I made an uploader for this site using the Neocities API a little over a month ago. Since then I have generalised it, and extended its functionality to be easily modifiable by end users. If you have a Neocities site, feel free to try it yourself here. The functionality includes automated blog uploading, updating the link list of blogs written, automatic RSS Feed updating and the ability to regenerate all the Blog Files for all Blogs you have ever written, so if you change the HTML style, it is mirrored across all of the blogs. It's feature complete with only one more possible feature I may add, which is support for my Recipe Markdown Language. Currently that language only compiles my Recipe Markdown format using Bash into a HTML document.
I will now discuss the construction of the Blog Uploader. If you are not a programmer, this will likely not interest you. Initially the project started with me manually creating my HTML files for each of the blogs, but seeing as this was unwieldy, and involved a lot of code duplication and redundant effort, I quickly steered away from it. Following that in late September I wrote the basic hacked together variant of it. It did not include configuration or RSS Feed generation, it only included a way to convert the text files into HTML and upload them. This was done through using the Neocities API. The way I used it was with the python-neocities wrapper for this API, allowing me to write Python code for this project. Seeing as it would be a very simple project, Python was acceptable as a choice here. The initial version was pretty awfully written and would not be extendable for any future neocities websites or anyone else who would need a similar project.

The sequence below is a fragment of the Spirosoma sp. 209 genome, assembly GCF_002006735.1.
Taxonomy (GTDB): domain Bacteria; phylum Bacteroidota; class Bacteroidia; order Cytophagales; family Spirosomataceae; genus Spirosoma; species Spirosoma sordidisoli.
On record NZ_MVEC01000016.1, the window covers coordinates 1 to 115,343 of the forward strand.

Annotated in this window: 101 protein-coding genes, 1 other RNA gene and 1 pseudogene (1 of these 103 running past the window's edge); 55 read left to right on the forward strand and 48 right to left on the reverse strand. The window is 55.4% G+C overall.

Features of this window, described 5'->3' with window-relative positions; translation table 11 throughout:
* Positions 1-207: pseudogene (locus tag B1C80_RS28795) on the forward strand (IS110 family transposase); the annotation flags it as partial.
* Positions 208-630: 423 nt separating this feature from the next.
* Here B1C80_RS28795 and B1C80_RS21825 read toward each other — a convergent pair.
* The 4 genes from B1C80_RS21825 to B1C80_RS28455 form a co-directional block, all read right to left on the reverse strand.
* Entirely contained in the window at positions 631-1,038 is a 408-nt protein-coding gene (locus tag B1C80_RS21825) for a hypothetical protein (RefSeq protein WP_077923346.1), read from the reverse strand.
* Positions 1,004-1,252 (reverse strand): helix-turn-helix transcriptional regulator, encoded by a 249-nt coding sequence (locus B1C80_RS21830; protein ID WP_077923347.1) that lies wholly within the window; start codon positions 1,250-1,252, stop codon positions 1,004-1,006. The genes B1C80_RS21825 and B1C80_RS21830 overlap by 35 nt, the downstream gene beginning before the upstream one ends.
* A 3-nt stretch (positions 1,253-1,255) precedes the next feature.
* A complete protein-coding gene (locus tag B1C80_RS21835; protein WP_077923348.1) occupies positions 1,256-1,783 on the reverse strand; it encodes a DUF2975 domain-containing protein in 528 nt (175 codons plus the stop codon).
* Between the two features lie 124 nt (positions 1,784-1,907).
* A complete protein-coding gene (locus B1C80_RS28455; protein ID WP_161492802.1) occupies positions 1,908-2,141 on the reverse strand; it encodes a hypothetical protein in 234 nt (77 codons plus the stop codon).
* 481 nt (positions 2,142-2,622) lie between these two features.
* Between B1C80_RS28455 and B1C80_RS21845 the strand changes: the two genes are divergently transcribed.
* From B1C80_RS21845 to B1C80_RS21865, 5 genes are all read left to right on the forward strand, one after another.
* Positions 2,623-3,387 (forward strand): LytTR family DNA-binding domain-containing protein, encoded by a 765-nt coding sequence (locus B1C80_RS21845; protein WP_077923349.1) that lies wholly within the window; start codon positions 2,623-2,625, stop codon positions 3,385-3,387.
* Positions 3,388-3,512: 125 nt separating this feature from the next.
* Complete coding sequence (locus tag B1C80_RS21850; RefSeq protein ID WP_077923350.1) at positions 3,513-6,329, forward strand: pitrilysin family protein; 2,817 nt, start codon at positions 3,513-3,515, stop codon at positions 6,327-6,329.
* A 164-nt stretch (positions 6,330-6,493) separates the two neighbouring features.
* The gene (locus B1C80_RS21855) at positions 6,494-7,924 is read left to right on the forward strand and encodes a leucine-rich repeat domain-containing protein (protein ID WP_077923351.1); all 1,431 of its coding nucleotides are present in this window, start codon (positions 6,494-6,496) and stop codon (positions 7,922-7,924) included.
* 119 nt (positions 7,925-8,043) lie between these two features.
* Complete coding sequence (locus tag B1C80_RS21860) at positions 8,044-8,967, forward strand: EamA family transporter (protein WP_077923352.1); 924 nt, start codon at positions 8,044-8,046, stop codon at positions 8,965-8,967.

It stayed like this throughout October, which at the end of October I decided to generalise this. I provided RSS functionality through the feedgen library. With it I could convert the content of blogs into pure text by snipping away the HTML of it using the HTMLParser library. Some settings for the RSS feed were modifiable through the config file. If there was one thing I would change on this if I was to continue working actively on it, I would change the configuration file from using a .cfg file with hardcoded length variables, to a JSON file as Python has powerful JSON parsing libraries that would be perfect for this.
If any programmers wish to make a pull request to the blog uploader, feel free to. An implementation of it for some markdown language, preferably .MD would definitely be very useful, a rewrite of how the config file is seen would also be useful, but that's just my thoughts.
All code I have written for this is under the MIT License.